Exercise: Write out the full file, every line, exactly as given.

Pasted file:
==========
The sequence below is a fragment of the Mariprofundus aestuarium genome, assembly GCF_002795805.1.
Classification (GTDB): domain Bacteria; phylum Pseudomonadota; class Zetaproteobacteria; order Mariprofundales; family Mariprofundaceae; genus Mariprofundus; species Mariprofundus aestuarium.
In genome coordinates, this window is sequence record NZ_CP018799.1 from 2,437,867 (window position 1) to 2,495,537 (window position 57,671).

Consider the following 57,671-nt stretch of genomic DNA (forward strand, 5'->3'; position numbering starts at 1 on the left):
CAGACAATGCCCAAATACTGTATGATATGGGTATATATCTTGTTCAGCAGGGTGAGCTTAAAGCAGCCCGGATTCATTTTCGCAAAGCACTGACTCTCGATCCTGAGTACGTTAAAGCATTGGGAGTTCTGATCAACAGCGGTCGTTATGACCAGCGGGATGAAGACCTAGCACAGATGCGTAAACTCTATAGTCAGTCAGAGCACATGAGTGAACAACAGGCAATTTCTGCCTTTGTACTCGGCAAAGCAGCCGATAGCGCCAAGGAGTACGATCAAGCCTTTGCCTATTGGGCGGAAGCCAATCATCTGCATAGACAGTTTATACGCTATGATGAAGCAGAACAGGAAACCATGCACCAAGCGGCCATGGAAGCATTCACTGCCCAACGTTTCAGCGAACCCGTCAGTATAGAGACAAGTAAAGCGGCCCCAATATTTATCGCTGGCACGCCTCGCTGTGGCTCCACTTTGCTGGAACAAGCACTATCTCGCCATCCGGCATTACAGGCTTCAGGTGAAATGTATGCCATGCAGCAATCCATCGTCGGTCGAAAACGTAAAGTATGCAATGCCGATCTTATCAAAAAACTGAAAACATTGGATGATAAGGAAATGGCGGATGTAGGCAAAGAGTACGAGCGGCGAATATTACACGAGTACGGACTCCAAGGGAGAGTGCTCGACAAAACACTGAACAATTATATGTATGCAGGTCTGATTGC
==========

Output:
The sequence below is a fragment of the Mariprofundus aestuarium genome, assembly GCF_002795805.1.
Classification (GTDB): domain Bacteria; phylum Pseudomonadota; class Zetaproteobacteria; order Mariprofundales; family Mariprofundaceae; genus Mariprofundus; species Mariprofundus aestuarium.
In genome coordinates, this window is sequence record NZ_CP018799.1 from 2,437,867 (window position 1) to 2,495,537 (window position 57,671).

Consider the following 57,671-nt stretch of genomic DNA (forward strand, 5'->3'; position numbering starts at 1 on the left):
CAGACAATGCCCAAATACTGTATGATATGGGTATATATCTTGTTCAGCAGGGTGAGCTTAAAGCAGCCCGGATTCATTTTCGCAAAGCACTGACTCTCGATCCTGAGTACGTTAAAGCATTGGGAGTTCTGATCAACAGCGGTCGTTATGACCAGCGGGATGAAGACCTAGCACAGATGCGTAAACTCTATAGTCAGTCAGAGCACATGAGTGAACAACAGGCAATTTCTGCCTTTGTACTCGGCAAAGCAGCCGATAGCGCCAAGGAGTACGATCAAGCCTTTGCCTATTGGGCGGAAGCCAATCATCTGCATAGACAGTTTATACGCTATGATGAAGCAGAACAGGAAACCATGCACCAAGCGGCCATGGAAGCATTCACTGCCCAACGTTTCAGCGAACCCGTCAGTATAGAGACAAGTAAAGCGGCCCCAATATTTATCGCTGGCACGCCTCGCTGTGGCTCCACTTTGCTGGAACAAGCACTATCTCGCCATCCGGCATTACAGGCTTCAGGTGAAATGTATGCCATGCAGCAATCCATCGTCGGTCGAAAACGTAAAGTATGCAATGCCGATCTTATCAAAAAACTGAAAACATTGGATGATAAGGAAATGGCGGATGTAGGCAAAGAGTACGAGCGGCGAATATTACACGAGTACGGACTCCAAGGGAGAGTGCTCGACAAAACACTGAACAATTATATGTATGCAGGTCTGATTGC